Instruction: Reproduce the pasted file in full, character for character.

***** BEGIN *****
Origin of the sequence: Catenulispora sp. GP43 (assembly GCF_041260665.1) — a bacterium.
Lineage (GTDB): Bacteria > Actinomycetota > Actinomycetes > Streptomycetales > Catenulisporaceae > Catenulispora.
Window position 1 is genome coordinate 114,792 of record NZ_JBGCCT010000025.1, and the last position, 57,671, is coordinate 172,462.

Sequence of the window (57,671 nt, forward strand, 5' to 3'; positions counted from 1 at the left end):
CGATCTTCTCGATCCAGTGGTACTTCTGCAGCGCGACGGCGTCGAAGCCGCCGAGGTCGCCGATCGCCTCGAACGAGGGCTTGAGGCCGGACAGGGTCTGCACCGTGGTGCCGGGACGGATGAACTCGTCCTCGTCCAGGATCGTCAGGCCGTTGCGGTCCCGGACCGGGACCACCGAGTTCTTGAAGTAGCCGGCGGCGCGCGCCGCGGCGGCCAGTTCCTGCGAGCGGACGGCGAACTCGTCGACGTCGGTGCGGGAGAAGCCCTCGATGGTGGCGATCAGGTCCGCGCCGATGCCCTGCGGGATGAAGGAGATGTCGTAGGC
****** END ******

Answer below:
Origin of the sequence: Catenulispora sp. GP43 (assembly GCF_041260665.1) — a bacterium.
Lineage (GTDB): Bacteria > Actinomycetota > Actinomycetes > Streptomycetales > Catenulisporaceae > Catenulispora.
Window position 1 is genome coordinate 114,792 of record NZ_JBGCCT010000025.1, and the last position, 57,671, is coordinate 172,462.

Sequence of the window (57,671 nt, forward strand, 5' to 3'; positions counted from 1 at the left end):
CGATCTTCTCGATCCAGTGGTACTTCTGCAGCGCGACGGCGTCGAAGCCGCCGAGGTCGCCGATCGCCTCGAACGAGGGCTTGAGGCCGGACAGGGTCTGCACCGTGGTGCCGGGACGGATGAACTCGTCCTCGTCCAGGATCGTCAGGCCGTTGCGGTCCCGGACCGGGACCACCGAGTTCTTGAAGTAGCCGGCGGCGCGCGCCGCGGCGGCCAGTTCCTGCGAGCGGACGGCGAACTCGTCGACGTCGGTGCGGGAGAAGCCCTCGATGGTGGCGATCAGGTCCGCGCCGATGCCCTGCGGGATGAAGGAGATGTCGTAGGC